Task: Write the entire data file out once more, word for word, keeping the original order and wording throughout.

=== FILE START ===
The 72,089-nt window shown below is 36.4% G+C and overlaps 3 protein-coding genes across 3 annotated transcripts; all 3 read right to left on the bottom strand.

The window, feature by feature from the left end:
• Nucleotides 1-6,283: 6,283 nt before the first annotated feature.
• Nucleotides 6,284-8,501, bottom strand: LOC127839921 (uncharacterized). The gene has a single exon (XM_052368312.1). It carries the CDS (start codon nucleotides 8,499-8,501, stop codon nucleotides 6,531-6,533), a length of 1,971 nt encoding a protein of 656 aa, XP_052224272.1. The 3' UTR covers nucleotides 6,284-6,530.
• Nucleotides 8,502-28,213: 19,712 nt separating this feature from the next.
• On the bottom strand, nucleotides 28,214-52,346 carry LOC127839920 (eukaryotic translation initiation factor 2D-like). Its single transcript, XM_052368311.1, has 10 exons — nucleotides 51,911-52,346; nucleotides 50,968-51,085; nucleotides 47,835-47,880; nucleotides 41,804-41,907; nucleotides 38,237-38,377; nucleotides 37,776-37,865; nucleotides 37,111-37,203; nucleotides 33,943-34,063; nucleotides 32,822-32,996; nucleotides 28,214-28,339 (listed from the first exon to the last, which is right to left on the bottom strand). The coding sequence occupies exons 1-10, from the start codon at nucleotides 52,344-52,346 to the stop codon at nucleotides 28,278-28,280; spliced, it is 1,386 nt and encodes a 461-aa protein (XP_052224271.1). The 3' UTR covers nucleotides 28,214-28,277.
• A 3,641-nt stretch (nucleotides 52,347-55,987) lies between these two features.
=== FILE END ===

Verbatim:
The 72,089-nt window shown below is 36.4% G+C and overlaps 3 protein-coding genes across 3 annotated transcripts; all 3 read right to left on the bottom strand.

The window, feature by feature from the left end:
• Nucleotides 1-6,283: 6,283 nt before the first annotated feature.
• Nucleotides 6,284-8,501, bottom strand: LOC127839921 (uncharacterized). The gene has a single exon (XM_052368312.1). It carries the CDS (start codon nucleotides 8,499-8,501, stop codon nucleotides 6,531-6,533), a length of 1,971 nt encoding a protein of 656 aa, XP_052224272.1. The 3' UTR covers nucleotides 6,284-6,530.
• Nucleotides 8,502-28,213: 19,712 nt separating this feature from the next.
• On the bottom strand, nucleotides 28,214-52,346 carry LOC127839920 (eukaryotic translation initiation factor 2D-like). Its single transcript, XM_052368311.1, has 10 exons — nucleotides 51,911-52,346; nucleotides 50,968-51,085; nucleotides 47,835-47,880; nucleotides 41,804-41,907; nucleotides 38,237-38,377; nucleotides 37,776-37,865; nucleotides 37,111-37,203; nucleotides 33,943-34,063; nucleotides 32,822-32,996; nucleotides 28,214-28,339 (listed from the first exon to the last, which is right to left on the bottom strand). The coding sequence occupies exons 1-10, from the start codon at nucleotides 52,344-52,346 to the stop codon at nucleotides 28,278-28,280; spliced, it is 1,386 nt and encodes a 461-aa protein (XP_052224271.1). The 3' UTR covers nucleotides 28,214-28,277.
• A 3,641-nt stretch (nucleotides 52,347-55,987) lies between these two features.